Concord City Council meeting to address selection of new master developer for one of the largest redevelopment project
Concord, California – In the midst of World War II, the Concord Naval Weapons Station was erected as a critical component of America’s military industrial complex. Its strategic location near the Sacramento River allowed it to quickly and efficiently supply armaments to the Port Chicago .
Now, the city of Concord is gearing up for a momentous decision as its City Council prepares to hold a study session to discuss the future of one of the Bay Area’s most significant redevelopment projects. The discussion will center around the Concord Naval Weapons Station, a former military base whose transformation into a commercial and residential hub has been the subject of debate and negotiations for years.
The City Council’s vote in January to reject the term sheet with Seeno Homes-owned Concord First Partners (CFP) added a new layer of complexity to the ongoing development process. As the city’s exclusive negotiating agreement with Seeno Homes expires, the council’s discussion is expected to provide clarity on the city’s next steps towards selecting a new master developer.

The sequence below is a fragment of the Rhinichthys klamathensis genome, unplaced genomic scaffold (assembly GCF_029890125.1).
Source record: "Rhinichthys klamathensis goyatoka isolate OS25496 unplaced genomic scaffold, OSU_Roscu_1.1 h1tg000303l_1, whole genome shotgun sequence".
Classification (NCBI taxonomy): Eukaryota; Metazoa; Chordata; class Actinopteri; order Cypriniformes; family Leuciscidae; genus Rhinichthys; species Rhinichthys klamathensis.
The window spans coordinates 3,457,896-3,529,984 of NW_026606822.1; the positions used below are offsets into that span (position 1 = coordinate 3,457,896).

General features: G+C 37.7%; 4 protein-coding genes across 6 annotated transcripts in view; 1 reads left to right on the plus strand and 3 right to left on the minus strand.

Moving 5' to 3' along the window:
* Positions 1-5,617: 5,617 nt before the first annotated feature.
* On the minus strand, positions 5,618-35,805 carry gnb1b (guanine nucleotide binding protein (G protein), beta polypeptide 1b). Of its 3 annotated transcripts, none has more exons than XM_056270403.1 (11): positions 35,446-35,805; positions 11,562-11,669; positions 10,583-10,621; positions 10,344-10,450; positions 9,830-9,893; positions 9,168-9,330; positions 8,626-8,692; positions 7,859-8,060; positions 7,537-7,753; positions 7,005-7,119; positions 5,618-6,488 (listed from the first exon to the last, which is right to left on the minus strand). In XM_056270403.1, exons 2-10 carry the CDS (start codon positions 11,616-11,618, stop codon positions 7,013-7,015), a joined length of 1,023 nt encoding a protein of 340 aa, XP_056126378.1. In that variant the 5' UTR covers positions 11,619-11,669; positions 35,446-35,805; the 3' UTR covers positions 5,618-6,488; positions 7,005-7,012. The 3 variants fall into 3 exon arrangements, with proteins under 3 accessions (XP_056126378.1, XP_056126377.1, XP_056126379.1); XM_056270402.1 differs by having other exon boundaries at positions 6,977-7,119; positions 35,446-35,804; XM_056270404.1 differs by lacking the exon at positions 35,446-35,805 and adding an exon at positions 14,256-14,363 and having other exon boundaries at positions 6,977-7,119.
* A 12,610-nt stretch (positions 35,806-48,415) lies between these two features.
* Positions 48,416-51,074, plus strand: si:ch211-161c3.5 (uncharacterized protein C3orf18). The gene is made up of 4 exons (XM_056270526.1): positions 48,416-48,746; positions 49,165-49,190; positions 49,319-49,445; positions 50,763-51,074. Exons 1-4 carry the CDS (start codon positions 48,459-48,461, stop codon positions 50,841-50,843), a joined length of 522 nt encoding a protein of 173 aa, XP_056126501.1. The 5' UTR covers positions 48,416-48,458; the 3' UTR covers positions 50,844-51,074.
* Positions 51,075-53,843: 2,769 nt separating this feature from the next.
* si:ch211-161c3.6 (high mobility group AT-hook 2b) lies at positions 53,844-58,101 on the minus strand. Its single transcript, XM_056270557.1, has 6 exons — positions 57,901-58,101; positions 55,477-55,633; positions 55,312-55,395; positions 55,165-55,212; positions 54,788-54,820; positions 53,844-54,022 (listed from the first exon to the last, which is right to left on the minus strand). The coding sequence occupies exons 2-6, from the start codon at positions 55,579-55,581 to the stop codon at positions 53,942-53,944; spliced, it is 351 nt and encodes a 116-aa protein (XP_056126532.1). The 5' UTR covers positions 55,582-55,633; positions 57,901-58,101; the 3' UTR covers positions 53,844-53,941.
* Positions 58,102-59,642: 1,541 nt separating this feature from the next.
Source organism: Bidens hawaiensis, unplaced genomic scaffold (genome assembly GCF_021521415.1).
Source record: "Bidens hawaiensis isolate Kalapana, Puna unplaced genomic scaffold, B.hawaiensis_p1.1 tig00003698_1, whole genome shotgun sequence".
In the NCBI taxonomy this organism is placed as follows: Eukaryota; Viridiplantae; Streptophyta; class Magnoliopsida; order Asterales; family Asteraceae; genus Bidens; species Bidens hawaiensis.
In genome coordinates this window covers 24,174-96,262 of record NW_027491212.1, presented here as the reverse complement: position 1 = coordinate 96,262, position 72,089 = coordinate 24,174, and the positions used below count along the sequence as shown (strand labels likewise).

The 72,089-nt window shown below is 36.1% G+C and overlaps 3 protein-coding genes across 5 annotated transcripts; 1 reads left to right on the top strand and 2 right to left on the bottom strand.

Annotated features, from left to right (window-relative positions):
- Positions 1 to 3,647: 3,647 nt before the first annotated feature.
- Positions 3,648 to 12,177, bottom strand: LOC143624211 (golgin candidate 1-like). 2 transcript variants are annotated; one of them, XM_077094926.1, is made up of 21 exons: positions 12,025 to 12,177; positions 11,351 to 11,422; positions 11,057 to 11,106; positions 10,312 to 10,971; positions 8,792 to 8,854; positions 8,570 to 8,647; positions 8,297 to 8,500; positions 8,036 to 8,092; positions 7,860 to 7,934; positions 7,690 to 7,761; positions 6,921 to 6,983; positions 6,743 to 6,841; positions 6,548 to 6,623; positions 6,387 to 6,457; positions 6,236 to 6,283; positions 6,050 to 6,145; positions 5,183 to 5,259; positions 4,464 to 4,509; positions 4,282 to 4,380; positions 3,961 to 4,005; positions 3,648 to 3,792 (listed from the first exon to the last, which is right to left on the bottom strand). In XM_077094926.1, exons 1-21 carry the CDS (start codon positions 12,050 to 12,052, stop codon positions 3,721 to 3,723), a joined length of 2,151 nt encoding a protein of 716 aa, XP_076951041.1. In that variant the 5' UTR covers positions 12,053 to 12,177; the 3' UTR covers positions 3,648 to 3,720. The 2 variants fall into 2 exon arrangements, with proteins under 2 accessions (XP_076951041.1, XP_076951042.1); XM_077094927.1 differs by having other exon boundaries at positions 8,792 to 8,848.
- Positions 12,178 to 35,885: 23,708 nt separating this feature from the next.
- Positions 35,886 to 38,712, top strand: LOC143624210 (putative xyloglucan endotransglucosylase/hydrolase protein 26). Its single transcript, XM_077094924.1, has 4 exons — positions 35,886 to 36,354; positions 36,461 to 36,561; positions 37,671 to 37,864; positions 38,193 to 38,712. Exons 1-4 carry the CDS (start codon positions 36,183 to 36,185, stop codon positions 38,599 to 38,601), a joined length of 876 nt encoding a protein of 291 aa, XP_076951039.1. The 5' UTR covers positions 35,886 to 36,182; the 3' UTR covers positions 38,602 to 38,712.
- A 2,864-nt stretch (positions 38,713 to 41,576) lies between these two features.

As the Concord City Council takes on the role of the Local Reuse Authority, it must make some critical decisions regarding the future development of the sprawling 2,275-acre site in the city’s northeast region that was formerly the Concord Naval Weapons Station. The future of this property, which was abandoned by the Navy in 1999, is being hotly debated in the city since it was announced that it would be redeveloped. The council’s primary focus is to decide on the selection of a new master developer to oversee the site’s development, which will feature approximately 13,000 units of housing and millions of square feet of commercial space.
The council’s January rejection of Seeno Homes-owned Concord First Partners (CFP) term sheet, one of the largest redevelopment projects in Bay Area history, has put the city’s exclusive negotiating agreement with Seeno to rest. One of the main factors contributing to the rejection was CFP’s request for early property rights and reimbursement of costs in case the deal fell through. The council’s upcoming study session on Tuesday aims to direct the city staff on new term sheet parameters and ways to select a new master developer. Following this, the staff will bring their findings back to the council on April 23, and if given the green light, a new request for qualifications will be sent to potential developers.
The meeting is scheduled to take place at the Concord City Council chambers at city hall, located at 1950 Parkside Drive, in Concord, starting at 6:30 p.m. The meeting is open to the public, but it can also be attended virtually by following the link: https://bit.ly/3JbDT5l.